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International arbitration-Part 02

  8/11/2012
Summary:International arbitration-Part 02

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 [edit] Neutrality and Enforceability of Arbitration Awards

The ability to resolve disputes in a neutral forum and the enforceability of binding decisions are often cited as the main advantages of international arbitration over the resolution of disputes in domestic courts. And there is solid legal support for this view. The principal instrument governing the enforcement of commercial international arbitration agreements and awards is the United Nations Convention on Recognition and Enforcement of Foreign Arbitral Awards of 1958 (the "New York Convention").[9] The New York Convention was drafted under the auspices of the United Nations and has been ratified by more than 140 countries, including most major countries involved in significant international trade and economic transactions.[10] The New York Convention requires that the states that have ratified it to recognize and enforce international arbitration agreements and foreign arbitral awards issued in other contracting states, subject to certain limited exceptions.[11] These provisions of the New York Convention, together with the large number of contracting states, has created an international legal regime that significantly favors the enforcement of international arbitration agreements and awards.[12]

As a practical matter, what that means is that an international award originating in a country that is a party to the New York Convention may be enforced in any other country that is also a signatory, as if that award were actually rendered by the domestic courts of that second country. Here is an example of this important concept: assume that parties from countries A and B have agreed to resolve their disputes in country C, and all three countries are parties to the New York Convention. This will mean that even though the arbitration will take place in country C, the resulting award can be enforced in countries A or B, as if it were a court decision rendered in the domestic courts of that country. (By contrast, there is no equivalent treaty for the international recognition of court decisions, although a draft treaty, Hague Convention of 30 June 2005 on Choice of Court Agreements, was initiated in 2005.)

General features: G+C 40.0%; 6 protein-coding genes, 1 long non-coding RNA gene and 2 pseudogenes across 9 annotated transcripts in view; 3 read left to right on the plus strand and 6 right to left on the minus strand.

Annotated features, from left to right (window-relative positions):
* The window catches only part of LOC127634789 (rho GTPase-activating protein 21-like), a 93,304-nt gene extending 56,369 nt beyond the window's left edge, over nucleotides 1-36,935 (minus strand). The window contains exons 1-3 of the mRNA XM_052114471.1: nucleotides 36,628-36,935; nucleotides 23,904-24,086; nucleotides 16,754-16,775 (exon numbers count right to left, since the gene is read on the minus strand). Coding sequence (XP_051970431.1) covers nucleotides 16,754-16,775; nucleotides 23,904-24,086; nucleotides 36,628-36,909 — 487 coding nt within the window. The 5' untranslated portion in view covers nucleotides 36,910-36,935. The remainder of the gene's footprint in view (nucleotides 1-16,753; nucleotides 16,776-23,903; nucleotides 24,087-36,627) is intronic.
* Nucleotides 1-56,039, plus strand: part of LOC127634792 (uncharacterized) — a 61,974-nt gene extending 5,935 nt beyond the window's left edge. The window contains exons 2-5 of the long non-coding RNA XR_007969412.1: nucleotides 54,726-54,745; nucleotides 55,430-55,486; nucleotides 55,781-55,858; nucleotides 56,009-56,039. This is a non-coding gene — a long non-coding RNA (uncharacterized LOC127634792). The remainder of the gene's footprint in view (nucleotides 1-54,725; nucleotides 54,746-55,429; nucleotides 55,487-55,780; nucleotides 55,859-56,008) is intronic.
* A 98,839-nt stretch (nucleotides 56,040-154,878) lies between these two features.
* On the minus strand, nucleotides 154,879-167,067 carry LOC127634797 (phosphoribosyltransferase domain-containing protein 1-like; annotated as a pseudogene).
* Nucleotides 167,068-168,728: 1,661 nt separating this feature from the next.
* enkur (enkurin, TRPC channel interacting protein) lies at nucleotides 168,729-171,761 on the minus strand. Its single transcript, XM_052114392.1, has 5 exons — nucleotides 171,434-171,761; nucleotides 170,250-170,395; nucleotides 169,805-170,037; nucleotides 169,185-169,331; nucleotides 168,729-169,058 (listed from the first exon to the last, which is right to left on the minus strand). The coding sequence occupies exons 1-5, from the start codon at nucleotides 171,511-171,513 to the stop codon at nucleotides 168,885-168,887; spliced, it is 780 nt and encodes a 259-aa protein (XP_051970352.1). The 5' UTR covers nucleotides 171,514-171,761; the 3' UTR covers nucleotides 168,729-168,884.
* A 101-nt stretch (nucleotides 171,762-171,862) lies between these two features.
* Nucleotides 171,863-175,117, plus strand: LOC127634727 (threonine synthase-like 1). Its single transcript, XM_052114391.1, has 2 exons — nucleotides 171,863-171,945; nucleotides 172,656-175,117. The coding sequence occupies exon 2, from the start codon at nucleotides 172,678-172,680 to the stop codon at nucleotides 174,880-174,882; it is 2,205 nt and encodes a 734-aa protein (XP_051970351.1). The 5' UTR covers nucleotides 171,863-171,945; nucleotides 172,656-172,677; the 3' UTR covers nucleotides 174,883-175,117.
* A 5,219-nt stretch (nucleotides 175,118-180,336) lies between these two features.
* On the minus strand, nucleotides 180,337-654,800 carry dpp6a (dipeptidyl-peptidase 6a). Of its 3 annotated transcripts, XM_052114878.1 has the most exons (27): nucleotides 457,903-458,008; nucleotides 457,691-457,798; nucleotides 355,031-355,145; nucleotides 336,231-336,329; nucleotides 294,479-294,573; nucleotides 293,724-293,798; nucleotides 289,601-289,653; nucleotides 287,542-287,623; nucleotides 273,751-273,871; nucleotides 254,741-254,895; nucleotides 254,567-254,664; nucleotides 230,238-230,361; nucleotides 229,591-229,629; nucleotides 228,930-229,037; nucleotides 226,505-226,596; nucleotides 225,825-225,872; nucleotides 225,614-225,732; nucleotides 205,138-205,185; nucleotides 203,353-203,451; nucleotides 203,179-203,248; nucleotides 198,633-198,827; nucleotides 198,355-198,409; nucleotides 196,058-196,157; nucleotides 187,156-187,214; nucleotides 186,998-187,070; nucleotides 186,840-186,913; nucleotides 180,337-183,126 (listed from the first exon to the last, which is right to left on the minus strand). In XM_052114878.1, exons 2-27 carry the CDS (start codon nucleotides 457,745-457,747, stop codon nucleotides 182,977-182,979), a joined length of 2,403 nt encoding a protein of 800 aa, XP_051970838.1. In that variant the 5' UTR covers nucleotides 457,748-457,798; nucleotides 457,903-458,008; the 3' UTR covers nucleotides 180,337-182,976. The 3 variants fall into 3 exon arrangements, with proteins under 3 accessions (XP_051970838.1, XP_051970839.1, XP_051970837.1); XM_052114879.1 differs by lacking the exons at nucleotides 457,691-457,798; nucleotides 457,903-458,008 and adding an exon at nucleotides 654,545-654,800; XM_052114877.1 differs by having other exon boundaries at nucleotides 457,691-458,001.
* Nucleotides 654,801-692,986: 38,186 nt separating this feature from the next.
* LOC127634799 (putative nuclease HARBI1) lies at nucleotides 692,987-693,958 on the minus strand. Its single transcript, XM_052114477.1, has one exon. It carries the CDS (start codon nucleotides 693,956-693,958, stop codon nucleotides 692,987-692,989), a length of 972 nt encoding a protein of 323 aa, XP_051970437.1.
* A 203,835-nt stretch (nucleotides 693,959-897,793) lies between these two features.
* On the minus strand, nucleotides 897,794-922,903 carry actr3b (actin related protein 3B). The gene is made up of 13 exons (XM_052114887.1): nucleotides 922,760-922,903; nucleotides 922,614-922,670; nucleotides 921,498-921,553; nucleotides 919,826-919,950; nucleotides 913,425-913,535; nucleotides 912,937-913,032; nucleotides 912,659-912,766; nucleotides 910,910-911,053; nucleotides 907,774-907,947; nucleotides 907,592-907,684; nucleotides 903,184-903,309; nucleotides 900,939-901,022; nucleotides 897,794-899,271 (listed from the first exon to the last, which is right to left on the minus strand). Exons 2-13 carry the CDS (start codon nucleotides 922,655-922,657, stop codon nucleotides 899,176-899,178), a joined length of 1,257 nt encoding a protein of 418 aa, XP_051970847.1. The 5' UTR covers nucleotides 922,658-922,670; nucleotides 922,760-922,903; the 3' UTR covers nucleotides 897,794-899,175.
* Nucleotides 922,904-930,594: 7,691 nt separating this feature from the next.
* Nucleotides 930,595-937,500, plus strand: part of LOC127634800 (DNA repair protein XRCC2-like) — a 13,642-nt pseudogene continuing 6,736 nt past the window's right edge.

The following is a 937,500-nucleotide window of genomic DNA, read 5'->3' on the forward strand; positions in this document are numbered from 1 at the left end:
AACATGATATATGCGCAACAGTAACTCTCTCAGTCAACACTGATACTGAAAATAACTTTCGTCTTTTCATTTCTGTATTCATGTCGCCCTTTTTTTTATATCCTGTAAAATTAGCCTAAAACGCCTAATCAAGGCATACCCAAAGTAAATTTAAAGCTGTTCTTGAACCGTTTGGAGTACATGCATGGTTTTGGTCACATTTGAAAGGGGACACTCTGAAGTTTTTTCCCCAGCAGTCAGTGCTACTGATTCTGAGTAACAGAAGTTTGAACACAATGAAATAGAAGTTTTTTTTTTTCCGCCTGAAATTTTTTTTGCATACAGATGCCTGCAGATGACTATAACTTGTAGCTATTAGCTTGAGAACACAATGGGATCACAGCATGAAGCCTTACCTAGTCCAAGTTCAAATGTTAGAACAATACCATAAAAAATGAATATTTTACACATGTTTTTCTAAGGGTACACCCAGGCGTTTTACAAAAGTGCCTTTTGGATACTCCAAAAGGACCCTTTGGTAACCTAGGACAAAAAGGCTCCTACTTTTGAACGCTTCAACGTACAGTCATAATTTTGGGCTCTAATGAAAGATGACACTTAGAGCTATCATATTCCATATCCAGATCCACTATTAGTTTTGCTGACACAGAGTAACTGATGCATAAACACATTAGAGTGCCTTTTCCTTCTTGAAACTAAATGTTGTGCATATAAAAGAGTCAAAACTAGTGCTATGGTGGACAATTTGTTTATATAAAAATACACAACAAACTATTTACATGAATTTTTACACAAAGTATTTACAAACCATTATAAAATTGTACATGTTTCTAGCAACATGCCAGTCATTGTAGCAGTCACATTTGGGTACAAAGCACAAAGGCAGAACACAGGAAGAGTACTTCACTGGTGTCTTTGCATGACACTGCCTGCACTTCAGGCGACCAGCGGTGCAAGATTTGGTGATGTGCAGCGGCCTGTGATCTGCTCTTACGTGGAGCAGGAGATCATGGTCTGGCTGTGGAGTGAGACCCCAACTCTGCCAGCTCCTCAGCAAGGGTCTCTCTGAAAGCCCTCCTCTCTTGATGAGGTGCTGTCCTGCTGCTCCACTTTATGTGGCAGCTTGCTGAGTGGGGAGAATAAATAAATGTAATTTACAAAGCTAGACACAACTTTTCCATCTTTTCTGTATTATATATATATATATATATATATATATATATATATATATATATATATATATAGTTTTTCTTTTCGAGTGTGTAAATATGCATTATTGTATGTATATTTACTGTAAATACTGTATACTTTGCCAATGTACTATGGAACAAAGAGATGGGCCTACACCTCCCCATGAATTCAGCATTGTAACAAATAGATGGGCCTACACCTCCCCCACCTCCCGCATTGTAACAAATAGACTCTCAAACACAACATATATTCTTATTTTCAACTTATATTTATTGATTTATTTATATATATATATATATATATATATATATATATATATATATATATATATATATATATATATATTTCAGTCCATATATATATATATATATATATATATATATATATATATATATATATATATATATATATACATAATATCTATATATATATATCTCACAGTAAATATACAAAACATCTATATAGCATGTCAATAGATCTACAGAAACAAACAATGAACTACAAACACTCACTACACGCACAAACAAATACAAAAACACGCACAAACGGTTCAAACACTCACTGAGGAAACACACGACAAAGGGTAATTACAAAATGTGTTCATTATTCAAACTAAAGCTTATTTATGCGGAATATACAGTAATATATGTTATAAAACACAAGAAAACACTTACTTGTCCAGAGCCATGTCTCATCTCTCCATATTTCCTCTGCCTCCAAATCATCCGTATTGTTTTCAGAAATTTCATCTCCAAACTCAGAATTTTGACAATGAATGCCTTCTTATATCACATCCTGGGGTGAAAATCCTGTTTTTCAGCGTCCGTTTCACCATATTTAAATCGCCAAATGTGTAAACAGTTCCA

Thus, parties to international contracts can decide to site their disputes in a third, neutral country, knowing that the eventual award can be easily enforced in any country that is a signatory to the New York Convention, which has been ratified by a significant majority of commercial nations (with notable exceptions like Iraq, which, not having ratified the New York Convention, cannot be assumed to give effect to arbitration decisions rendered in other countries). An international award therefore has substantially greater executory (legal) force than a domestic court decision.

Under the New York Convention, if a party to arbitration commences legal proceedings in breach of an arbitration agreement against another contracting party, the court is obligated to stay the proceedings. Chapter 2 of the Federal Arbitration Act sets forth the statutory basis for an American court to issue a stay in connection with contracts falling within the ambit of the New York Convention.[13]

[edit] International Commercial Arbitration

The resolution of disputes under international commercial contracts is widely conducted under the auspices of several major international institutions and rule making bodies. The most significant are the International Chamber of Commerce (ICC), JAMS International, the International Centre for Dispute Resolution (ICDR), the international branch of the American Arbitration Association), the London Court of International Arbitration (LCIA), the Hong Kong International Arbitration Centre, and the Singapore International Arbitration Centre (SIAC). Specialist ADR bodies also exist, such as the World Intellectual Property Organisation (WIPO), which has an arbitration and mediation center and a panel of international neutrals specialising in intellectual property and technology related disputes. See http://www.wipo.int/amc/en/.

A number of arbitral institutions have adopted the UNCITRAL Rules for use in international cases.

The most salient feature of the rules of the ICC is its use of the "terms of reference." The “terms of reference” is a summary of the claims and issues in dispute and the particulars of the procedure, and it is prepared by the tribunal and signed by the parties near the beginning of the proceedings.[14]

In a more recent development, the Swiss Chambers of Commerce of Industry of Basel, Berne, Geneva, Lausanne, Lugano, Neuchâtel and Zurich have adopted a new set of Swiss Rules of Commercial Mediation that are designed to integrate fully with the Swiss Rules of International Arbitration that were previously adopted by these chambers to harmonize international arbitration and mediation proceedings across Switzerland. For a recent paper on these two sets of ADR rules and how they may be combined, see http://www.altenburger.ch/uploads/tx_altenburger/jl_2008_Swiss_Rules_Commercial_Mediation.pdf







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